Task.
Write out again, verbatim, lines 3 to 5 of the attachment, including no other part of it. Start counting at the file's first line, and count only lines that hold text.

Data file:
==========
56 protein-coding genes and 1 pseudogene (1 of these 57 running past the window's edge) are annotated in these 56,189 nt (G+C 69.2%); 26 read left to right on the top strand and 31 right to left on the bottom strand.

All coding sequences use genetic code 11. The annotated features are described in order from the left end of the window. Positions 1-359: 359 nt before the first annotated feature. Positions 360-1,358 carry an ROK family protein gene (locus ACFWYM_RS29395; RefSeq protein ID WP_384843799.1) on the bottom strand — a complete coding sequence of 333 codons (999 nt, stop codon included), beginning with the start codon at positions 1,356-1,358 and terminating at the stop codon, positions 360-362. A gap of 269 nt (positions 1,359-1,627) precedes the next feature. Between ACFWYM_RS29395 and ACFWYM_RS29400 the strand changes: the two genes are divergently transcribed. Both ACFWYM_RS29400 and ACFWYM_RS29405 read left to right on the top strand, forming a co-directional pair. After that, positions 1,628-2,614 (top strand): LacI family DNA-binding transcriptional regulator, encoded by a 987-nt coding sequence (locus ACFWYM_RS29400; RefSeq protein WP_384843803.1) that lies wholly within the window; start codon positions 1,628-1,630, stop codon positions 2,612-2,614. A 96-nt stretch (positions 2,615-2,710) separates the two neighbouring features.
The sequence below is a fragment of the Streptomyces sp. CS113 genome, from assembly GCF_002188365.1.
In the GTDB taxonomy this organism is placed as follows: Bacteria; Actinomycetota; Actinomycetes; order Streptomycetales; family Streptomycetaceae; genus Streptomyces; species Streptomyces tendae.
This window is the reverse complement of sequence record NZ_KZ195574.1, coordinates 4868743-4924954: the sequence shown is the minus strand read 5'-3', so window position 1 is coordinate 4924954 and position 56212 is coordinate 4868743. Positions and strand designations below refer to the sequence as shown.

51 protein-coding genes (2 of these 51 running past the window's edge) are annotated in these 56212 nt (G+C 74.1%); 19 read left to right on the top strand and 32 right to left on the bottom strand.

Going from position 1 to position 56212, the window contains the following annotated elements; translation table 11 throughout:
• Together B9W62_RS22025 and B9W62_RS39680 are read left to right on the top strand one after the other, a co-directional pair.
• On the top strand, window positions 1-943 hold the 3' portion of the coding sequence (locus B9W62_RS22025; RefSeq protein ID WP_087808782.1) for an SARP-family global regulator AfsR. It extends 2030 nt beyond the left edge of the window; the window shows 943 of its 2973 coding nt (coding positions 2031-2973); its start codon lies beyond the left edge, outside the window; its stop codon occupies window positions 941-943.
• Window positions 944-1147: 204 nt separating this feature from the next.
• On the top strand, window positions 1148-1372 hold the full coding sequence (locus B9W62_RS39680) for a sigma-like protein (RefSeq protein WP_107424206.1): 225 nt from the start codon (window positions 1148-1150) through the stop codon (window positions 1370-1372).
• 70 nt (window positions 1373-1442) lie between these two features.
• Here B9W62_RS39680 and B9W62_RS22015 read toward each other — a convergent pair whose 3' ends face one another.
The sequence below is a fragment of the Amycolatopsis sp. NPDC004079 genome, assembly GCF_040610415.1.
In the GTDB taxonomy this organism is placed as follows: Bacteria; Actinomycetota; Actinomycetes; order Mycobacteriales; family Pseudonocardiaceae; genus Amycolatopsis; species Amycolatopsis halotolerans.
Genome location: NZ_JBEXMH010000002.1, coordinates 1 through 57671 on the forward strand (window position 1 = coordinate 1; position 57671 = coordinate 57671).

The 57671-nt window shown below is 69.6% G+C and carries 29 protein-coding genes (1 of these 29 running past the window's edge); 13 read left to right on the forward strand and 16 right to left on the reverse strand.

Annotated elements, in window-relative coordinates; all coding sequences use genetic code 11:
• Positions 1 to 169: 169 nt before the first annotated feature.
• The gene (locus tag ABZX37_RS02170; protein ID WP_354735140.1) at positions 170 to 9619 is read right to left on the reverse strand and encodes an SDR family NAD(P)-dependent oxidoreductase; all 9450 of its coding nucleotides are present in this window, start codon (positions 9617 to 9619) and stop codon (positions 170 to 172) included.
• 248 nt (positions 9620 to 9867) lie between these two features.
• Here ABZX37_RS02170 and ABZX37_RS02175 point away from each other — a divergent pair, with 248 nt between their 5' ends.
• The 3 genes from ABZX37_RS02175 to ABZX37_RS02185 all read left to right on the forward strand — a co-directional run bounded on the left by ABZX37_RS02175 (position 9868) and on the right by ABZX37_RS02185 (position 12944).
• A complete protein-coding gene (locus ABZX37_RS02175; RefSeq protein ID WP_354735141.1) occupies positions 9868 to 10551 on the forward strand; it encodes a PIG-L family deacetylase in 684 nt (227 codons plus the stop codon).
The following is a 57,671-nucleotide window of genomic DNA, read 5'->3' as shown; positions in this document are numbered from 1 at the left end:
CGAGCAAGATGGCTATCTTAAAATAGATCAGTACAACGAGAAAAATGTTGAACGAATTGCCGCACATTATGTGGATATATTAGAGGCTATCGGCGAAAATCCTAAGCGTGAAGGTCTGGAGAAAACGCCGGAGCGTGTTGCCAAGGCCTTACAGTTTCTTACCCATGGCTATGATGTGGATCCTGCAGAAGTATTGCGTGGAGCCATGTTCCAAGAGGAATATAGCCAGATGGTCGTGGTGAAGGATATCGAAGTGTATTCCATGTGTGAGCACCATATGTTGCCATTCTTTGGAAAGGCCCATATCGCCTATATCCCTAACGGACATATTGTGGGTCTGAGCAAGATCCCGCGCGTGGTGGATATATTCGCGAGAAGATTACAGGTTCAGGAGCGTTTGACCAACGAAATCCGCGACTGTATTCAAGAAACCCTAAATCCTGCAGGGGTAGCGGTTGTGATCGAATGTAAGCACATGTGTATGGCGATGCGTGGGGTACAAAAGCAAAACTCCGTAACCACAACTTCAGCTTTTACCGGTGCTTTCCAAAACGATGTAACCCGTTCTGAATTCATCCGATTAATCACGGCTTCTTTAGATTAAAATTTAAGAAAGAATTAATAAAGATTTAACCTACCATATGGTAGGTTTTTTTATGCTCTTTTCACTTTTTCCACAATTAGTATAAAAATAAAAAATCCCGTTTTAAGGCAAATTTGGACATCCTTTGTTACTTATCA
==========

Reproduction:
The sequence below is a fragment of the Streptomyces sp. CS113 genome, from assembly GCF_002188365.1.
In the GTDB taxonomy this organism is placed as follows: Bacteria; Actinomycetota; Actinomycetes; order Streptomycetales; family Streptomycetaceae; genus Streptomyces; species Streptomyces tendae.
This window is the reverse complement of sequence record NZ_KZ195574.1, coordinates 4868743-4924954: the sequence shown is the minus strand read 5'-3', so window position 1 is coordinate 4924954 and position 56212 is coordinate 4868743. Positions and strand designations below refer to the sequence as shown.